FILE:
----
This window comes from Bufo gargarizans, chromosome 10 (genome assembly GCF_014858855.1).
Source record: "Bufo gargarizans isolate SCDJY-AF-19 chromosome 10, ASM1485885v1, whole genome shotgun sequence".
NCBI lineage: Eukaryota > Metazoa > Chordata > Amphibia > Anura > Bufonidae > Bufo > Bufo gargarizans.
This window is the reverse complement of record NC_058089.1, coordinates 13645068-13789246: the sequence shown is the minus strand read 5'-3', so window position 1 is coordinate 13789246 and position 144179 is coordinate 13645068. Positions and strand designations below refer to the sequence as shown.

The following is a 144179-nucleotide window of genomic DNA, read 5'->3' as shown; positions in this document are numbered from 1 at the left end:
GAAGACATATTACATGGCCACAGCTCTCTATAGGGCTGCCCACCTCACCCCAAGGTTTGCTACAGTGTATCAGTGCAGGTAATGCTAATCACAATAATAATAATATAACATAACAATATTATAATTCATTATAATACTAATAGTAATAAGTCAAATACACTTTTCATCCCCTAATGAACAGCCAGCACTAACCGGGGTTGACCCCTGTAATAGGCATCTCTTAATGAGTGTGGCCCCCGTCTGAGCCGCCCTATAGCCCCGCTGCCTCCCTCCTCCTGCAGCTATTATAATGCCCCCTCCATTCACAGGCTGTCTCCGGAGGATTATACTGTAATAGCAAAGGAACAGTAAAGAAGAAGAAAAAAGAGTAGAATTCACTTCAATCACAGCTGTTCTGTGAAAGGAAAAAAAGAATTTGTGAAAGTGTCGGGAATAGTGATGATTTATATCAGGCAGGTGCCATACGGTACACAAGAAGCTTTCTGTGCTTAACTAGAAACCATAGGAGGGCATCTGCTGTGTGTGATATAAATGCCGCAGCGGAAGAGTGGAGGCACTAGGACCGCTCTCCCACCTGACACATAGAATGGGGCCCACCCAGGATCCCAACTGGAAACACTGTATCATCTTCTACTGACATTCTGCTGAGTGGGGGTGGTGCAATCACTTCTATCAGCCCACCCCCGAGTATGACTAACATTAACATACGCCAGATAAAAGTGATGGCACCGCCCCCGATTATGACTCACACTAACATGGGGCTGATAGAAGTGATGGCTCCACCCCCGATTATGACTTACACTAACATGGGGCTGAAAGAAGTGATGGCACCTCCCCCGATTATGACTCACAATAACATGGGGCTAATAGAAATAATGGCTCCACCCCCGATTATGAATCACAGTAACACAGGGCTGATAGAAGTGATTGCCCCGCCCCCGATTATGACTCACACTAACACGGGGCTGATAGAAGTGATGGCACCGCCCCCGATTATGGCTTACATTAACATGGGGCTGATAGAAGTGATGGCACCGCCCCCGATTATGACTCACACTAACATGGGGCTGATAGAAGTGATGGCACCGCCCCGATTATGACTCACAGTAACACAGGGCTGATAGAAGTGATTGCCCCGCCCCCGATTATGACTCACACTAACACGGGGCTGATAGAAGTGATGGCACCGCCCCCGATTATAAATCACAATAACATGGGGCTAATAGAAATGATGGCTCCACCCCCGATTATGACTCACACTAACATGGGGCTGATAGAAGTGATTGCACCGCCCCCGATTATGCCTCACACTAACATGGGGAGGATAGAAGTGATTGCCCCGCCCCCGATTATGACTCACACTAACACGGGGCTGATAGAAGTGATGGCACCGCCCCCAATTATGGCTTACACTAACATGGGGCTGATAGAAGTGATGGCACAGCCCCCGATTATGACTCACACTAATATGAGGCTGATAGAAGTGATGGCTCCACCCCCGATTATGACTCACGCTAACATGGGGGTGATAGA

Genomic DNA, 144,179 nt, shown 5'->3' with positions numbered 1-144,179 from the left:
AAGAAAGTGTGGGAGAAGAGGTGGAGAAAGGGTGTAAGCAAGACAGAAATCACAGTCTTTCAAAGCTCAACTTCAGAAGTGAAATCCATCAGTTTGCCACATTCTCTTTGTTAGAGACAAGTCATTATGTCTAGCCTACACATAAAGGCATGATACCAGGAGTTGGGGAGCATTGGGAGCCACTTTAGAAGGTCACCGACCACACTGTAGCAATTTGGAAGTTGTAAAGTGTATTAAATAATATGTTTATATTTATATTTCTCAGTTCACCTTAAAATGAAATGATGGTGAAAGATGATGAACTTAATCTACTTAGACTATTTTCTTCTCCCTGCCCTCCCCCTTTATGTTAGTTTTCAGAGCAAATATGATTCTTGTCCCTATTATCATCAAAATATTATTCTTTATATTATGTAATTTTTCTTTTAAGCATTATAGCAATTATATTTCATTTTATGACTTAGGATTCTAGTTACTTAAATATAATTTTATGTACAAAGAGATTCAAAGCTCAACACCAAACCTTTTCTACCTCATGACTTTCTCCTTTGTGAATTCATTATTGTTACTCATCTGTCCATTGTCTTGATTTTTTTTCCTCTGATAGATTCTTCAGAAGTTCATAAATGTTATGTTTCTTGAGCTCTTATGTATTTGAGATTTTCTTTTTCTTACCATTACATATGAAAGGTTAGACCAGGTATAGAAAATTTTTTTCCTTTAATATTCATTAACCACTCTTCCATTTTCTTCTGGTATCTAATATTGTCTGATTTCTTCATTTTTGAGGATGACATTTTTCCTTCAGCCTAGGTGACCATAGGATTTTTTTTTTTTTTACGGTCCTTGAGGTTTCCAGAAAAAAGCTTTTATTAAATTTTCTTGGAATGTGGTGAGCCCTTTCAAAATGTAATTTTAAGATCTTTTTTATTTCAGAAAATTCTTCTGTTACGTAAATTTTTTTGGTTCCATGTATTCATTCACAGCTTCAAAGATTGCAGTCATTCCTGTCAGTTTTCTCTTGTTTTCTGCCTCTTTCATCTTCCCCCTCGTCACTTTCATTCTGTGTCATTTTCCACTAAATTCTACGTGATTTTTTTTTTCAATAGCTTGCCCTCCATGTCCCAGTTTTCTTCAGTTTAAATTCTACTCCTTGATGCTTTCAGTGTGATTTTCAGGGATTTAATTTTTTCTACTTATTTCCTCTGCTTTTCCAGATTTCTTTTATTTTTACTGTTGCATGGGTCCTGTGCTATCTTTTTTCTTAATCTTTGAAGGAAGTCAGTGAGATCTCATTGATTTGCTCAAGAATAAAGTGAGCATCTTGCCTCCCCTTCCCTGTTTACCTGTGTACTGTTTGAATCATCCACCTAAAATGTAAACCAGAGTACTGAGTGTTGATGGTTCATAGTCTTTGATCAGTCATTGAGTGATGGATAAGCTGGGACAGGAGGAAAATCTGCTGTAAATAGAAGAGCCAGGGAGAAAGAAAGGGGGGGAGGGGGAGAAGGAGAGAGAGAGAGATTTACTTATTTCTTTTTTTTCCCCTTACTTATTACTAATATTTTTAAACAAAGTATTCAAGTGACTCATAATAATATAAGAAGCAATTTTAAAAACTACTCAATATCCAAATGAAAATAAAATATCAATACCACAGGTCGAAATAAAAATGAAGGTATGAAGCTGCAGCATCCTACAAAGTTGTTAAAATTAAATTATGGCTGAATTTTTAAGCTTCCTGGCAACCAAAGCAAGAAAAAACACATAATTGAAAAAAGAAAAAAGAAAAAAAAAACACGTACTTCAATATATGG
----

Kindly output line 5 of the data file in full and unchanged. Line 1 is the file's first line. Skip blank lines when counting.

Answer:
The following is a 144179-nucleotide window of genomic DNA, read 5'->3' as shown; positions in this document are numbered from 1 at the left end: